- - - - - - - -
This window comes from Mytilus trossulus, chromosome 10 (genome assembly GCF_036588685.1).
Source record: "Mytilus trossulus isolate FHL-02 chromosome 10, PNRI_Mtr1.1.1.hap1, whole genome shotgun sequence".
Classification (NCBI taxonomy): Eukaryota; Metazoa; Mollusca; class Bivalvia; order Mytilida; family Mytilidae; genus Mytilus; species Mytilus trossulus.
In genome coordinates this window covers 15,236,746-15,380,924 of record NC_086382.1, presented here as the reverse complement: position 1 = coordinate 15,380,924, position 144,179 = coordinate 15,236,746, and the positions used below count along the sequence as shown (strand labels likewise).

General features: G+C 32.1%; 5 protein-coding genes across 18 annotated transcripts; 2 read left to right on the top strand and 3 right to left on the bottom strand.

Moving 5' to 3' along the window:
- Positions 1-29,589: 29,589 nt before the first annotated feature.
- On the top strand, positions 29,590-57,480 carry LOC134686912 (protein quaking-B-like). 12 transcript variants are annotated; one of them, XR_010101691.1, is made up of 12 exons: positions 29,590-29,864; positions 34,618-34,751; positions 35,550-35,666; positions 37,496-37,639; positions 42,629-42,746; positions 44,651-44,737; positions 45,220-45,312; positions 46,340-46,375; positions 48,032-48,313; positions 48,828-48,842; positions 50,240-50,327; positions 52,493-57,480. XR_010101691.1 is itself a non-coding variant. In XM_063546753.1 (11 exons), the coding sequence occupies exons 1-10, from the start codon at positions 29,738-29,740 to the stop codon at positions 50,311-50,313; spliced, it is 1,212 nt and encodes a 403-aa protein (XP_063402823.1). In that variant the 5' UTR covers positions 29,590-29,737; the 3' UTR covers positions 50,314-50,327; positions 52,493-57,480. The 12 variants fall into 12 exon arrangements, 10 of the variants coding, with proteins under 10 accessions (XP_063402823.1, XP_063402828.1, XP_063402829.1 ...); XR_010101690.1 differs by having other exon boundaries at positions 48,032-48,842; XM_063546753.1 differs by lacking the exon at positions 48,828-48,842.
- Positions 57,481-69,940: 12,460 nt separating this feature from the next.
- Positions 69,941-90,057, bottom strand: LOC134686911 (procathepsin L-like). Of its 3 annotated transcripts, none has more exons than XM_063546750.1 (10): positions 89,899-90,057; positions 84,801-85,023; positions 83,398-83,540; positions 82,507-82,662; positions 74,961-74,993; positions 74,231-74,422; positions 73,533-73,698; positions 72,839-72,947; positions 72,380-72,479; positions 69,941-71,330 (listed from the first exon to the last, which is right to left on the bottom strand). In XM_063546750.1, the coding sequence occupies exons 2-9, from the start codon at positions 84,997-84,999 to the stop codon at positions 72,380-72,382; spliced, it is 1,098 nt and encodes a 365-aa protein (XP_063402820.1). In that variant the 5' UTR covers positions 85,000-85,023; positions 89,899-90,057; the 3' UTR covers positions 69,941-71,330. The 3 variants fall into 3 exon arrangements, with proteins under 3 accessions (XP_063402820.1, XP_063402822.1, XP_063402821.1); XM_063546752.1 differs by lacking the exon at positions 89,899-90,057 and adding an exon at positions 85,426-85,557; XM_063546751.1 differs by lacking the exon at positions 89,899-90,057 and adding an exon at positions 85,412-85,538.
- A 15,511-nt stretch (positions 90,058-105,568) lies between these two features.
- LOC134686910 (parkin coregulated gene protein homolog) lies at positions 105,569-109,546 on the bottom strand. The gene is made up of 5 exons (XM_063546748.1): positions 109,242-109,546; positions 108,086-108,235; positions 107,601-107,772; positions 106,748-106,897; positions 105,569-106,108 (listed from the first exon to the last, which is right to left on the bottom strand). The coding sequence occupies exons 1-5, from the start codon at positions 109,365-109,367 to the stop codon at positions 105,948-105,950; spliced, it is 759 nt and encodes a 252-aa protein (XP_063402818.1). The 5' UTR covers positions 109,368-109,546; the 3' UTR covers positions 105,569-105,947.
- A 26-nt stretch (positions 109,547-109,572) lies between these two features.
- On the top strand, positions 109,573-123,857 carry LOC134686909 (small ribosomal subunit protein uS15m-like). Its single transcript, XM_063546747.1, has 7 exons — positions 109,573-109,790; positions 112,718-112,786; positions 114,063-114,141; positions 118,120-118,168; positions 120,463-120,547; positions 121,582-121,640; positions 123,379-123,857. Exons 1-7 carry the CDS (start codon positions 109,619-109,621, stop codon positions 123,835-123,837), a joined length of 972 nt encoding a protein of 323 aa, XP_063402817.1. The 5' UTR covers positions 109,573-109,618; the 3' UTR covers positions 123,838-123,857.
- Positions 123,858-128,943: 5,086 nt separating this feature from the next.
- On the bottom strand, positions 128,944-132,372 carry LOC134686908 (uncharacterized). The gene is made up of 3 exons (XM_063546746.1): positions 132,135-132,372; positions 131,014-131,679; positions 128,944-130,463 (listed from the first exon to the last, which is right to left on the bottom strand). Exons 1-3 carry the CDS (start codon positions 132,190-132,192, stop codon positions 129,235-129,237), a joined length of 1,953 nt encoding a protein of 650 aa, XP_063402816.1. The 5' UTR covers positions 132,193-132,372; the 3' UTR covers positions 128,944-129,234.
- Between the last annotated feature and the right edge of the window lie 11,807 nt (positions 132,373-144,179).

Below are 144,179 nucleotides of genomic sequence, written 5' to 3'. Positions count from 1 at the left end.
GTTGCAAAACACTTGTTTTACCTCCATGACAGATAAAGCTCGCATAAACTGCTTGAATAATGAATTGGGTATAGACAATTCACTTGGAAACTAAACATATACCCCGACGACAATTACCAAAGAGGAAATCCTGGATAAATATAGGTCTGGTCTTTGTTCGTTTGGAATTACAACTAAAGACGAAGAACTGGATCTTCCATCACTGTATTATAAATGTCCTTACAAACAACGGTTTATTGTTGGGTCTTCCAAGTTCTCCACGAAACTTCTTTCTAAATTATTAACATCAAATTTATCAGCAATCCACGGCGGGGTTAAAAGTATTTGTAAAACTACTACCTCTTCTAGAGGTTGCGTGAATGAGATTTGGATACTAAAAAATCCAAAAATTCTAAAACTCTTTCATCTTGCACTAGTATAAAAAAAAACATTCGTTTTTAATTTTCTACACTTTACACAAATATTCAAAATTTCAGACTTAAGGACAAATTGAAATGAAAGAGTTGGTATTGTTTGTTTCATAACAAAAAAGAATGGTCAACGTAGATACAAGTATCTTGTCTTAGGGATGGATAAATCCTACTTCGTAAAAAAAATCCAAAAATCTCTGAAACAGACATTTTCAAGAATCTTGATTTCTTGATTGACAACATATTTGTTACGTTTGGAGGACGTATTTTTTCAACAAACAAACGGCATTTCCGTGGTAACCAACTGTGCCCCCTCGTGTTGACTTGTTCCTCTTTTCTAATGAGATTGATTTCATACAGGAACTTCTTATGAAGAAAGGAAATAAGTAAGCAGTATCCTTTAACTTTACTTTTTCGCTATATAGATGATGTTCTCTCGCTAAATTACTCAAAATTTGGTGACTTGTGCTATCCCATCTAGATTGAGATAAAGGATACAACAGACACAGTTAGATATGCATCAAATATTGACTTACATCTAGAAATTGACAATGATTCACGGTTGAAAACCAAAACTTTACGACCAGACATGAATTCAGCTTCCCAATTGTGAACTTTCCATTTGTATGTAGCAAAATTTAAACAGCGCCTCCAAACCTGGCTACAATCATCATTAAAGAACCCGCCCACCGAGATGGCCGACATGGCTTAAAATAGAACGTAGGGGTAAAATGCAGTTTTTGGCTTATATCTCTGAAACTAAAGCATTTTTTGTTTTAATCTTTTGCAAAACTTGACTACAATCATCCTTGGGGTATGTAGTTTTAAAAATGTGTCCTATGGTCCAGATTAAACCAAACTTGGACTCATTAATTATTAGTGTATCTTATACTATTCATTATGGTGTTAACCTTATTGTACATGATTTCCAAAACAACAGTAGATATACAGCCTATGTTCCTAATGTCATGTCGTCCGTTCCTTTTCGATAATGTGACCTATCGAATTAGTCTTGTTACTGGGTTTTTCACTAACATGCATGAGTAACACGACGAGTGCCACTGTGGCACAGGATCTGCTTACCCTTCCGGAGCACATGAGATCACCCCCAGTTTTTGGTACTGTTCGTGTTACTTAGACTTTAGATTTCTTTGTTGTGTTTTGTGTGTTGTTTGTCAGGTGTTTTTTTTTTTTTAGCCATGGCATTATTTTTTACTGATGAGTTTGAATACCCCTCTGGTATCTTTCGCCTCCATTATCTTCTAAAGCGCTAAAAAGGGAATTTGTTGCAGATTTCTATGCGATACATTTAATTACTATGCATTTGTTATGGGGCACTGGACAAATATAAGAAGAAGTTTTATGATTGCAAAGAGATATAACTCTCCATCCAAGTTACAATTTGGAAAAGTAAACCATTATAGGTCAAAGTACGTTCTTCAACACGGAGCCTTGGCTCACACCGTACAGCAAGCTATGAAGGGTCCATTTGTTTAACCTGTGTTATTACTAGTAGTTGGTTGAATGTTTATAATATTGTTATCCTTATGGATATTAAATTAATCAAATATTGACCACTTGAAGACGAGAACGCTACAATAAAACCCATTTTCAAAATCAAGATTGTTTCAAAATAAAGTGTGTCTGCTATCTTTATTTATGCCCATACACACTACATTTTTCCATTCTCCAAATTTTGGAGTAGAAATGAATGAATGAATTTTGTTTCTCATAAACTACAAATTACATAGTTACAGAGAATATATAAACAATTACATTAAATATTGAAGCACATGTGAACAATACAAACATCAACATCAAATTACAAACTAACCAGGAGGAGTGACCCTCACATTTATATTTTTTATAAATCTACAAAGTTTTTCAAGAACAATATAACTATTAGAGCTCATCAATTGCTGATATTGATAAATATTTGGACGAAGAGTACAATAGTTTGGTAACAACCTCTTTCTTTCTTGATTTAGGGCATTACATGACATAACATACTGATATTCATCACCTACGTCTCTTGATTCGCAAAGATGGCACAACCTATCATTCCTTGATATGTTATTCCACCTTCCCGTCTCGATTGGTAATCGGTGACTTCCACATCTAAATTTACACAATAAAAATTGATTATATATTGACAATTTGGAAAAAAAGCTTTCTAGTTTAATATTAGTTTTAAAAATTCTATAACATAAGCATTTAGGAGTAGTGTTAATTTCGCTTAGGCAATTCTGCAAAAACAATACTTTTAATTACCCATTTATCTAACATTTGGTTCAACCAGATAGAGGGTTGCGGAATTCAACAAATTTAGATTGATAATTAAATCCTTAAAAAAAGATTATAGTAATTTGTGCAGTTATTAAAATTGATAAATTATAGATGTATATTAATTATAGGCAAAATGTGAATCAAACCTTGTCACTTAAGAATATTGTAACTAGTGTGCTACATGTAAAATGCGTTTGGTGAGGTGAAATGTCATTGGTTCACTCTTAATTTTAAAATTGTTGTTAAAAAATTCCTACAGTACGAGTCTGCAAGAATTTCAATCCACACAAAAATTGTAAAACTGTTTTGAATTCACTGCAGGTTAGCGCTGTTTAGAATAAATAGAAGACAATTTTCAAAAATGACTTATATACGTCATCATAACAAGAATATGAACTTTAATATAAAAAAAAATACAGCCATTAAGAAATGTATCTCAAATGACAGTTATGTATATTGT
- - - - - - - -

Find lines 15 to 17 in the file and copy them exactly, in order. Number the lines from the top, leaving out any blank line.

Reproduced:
- Positions 123,858-128,943: 5,086 nt separating this feature from the next.
- On the bottom strand, positions 128,944-132,372 carry LOC134686908 (uncharacterized). The gene is made up of 3 exons (XM_063546746.1): positions 132,135-132,372; positions 131,014-131,679; positions 128,944-130,463 (listed from the first exon to the last, which is right to left on the bottom strand). Exons 1-3 carry the CDS (start codon positions 132,190-132,192, stop codon positions 129,235-129,237), a joined length of 1,953 nt encoding a protein of 650 aa, XP_063402816.1. The 5' UTR covers positions 132,193-132,372; the 3' UTR covers positions 128,944-129,234.
- Between the last annotated feature and the right edge of the window lie 11,807 nt (positions 132,373-144,179).